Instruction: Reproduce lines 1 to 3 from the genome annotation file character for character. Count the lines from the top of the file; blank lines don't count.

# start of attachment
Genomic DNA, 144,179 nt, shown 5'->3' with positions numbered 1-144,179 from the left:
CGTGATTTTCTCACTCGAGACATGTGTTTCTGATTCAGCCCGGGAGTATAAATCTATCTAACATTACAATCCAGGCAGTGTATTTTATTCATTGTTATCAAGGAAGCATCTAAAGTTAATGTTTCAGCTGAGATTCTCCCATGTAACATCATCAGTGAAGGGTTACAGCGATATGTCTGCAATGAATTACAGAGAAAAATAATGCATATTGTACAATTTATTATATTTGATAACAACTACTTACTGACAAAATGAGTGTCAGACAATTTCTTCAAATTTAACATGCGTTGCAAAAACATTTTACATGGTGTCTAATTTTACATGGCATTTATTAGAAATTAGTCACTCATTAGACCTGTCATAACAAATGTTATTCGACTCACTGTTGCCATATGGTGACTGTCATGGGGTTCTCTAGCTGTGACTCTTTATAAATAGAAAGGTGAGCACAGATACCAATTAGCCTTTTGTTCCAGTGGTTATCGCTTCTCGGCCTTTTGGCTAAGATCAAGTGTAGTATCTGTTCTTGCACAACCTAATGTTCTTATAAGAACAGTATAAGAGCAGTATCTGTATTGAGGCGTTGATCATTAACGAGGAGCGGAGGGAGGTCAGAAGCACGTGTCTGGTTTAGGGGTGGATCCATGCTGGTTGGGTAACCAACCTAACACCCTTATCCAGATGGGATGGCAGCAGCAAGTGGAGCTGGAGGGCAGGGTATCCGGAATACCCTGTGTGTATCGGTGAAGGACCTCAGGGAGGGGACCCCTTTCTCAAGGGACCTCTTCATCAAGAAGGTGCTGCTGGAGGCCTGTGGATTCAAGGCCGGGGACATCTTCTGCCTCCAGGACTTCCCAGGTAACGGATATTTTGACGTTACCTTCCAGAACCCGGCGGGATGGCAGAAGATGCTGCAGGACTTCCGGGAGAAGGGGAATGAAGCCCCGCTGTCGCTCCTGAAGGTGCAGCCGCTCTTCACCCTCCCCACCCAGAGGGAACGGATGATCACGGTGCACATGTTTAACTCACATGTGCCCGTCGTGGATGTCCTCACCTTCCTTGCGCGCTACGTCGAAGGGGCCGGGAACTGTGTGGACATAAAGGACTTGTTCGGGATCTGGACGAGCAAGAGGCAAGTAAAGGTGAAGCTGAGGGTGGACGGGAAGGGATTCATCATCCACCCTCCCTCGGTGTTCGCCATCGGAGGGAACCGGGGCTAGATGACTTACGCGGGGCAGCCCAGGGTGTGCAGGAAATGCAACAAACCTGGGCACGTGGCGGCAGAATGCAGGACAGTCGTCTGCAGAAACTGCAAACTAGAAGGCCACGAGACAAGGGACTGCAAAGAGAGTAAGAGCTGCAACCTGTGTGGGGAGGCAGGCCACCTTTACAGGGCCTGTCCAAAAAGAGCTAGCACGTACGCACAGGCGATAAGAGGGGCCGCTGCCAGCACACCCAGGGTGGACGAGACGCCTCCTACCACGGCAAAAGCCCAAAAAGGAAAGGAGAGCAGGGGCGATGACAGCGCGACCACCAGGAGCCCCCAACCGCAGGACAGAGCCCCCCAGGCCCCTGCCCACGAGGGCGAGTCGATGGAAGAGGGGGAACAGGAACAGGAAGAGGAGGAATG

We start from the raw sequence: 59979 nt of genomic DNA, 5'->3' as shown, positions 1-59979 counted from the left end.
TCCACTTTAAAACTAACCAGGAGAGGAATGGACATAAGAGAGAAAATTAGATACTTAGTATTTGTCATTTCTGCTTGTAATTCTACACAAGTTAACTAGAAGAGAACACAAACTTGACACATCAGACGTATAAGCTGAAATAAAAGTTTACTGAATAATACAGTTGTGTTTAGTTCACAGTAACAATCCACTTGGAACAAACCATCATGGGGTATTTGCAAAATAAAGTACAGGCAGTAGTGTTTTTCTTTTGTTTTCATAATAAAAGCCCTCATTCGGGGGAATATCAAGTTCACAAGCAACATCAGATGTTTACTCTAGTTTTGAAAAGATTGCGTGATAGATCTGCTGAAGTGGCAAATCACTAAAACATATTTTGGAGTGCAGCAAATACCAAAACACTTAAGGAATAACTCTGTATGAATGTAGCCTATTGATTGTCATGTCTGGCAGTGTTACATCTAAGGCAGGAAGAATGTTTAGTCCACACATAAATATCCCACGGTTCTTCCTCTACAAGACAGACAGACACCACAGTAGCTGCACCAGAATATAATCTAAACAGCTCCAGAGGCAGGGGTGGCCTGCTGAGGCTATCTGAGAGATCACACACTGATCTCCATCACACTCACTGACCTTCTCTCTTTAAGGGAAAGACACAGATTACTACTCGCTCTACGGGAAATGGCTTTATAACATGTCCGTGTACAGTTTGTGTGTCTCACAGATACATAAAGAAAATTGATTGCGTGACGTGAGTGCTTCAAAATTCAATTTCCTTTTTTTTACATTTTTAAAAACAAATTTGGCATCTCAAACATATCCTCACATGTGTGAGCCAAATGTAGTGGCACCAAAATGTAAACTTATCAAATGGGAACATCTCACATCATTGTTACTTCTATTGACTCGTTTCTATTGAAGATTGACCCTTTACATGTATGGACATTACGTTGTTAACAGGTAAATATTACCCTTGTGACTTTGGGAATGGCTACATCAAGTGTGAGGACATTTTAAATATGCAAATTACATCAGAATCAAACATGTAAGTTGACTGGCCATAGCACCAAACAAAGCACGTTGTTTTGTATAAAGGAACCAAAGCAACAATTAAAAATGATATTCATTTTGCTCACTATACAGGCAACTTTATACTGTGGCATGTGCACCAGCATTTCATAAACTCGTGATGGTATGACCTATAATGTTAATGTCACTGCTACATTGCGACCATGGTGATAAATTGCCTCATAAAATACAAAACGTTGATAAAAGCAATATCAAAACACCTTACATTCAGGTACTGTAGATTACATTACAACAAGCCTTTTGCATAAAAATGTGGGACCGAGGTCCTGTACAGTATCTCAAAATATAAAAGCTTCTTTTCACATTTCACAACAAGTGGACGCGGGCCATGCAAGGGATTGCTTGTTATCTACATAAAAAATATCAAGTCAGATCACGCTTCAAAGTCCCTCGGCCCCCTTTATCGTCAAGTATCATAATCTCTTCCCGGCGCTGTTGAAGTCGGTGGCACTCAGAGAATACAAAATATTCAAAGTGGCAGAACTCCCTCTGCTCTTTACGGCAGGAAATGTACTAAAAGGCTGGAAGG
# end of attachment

Genomic DNA, 144,179 nt, shown 5'->3' with positions numbered 1-144,179 from the left:
CGTGATTTTCTCACTCGAGACATGTGTTTCTGATTCAGCCCGGGAGTATAAATCTATCTAACATTACAATCCAGGCAGTGTATTTTATTCATTGTTATCAAGGAAGCATCTAAAGTTAATGTTTCAGCTGAGATTCTCCCATGTAACATCATCAGTGAAGGGTTACAGCGATATGTCTGCAATGAATTACAGAGAAAAATAATGCATATTGTACAATTTATTATATTTGATAACAACTACTTACTGACAAAATGAGTGTCAGACAATTTCTTCAAATTTAACATGCGTTGCAAAAACATTTTACATGGTGTCTAATTTTACATGGCATTTATTAGAAATTAGTCACTCATTAGACCTGTCATAACAAATGTTATTCGACTCACTGTTGCCATATGGTGACTGTCATGGGGTTCTCTAGCTGTGACTCTTTATAAATAGAAAGGTGAGCACAGATACCAATTAGCCTTTTGTTCCAGTGGTTATCGCTTCTCGGCCTTTTGGCTAAGATCAAGTGTAGTATCTGTTCTTGCACAACCTAATGTTCTTATAAGAACAGTATAAGAGCAGTATCTGTATTGAGGCGTTGATCATTAACGAGGAGCGGAGGGAGGTCAGAAGCACGTGTCTGGTTTAGGGGTGGATCCATGCTGGTTGGGTAACCAACCTAACACCCTTATCCAGATGGGATGGCAGCAGCAAGTGGAGCTGGAGGGCAGGGTATCCGGAATACCCTGTGTGTATCGGTGAAGGACCTCAGGGAGGGGACCCCTTTCTCAAGGGACCTCTTCATCAAGAAGGTGCTGCTGGAGGCCTGTGGATTCAAGGCCGGGGACATCTTCTGCCTCCAGGACTTCCCAGGTAACGGATATTTTGACGTTACCTTCCAGAACCCGGCGGGATGGCAGAAGATGCTGCAGGACTTCCGGGAGAAGGGGAATGAAGCCCCGCTGTCGCTCCTGAAGGTGCAGCCGCTCTTCACCCTCCCCACCCAGAGGGAACGGATGATCACGGTGCACATGTTTAACTCACATGTGCCCGTCGTGGATGTCCTCACCTTCCTTGCGCGCTACGTCGAAGGGGCCGGGAACTGTGTGGACATAAAGGACTTGTTCGGGATCTGGACGAGCAAGAGGCAAGTAAAGGTGAAGCTGAGGGTGGACGGGAAGGGATTCATCATCCACCCTCCCTCGGTGTTCGCCATCGGAGGGAACCGGGGCTAGATGACTTACGCGGGGCAGCCCAGGGTGTGCAGGAAATGCAACAAACCTGGGCACGTGGCGGCAGAATGCAGGACAGTCGTCTGCAGAAACTGCAAACTAGAAGGCCACGAGACAAGGGACTGCAAAGAGAGTAAGAGCTGCAACCTGTGTGGGGAGGCAGGCCACCTTTACAGGGCCTGTCCAAAAAGAGCTAGCACGTACGCACAGGCGATAAGAGGGGCCGCTGCCAGCACACCCAGGGTGGACGAGACGCCTCCTACCACGGCAAAAGCCCAAAAAGGAAAGGAGAGCAGGGGCGATGACAGCGCGACCACCAGGAGCCCCCAACCGCAGGACAGAGCCCCCCAGGCCCCTGCCCACGAGGGCGAGTCGATGGAAGAGGGGGAACAGGAACAGGAAGAGGAGGAATG

We start from the raw sequence: 59979 nt of genomic DNA, 5'->3' as shown, positions 1-59979 counted from the left end.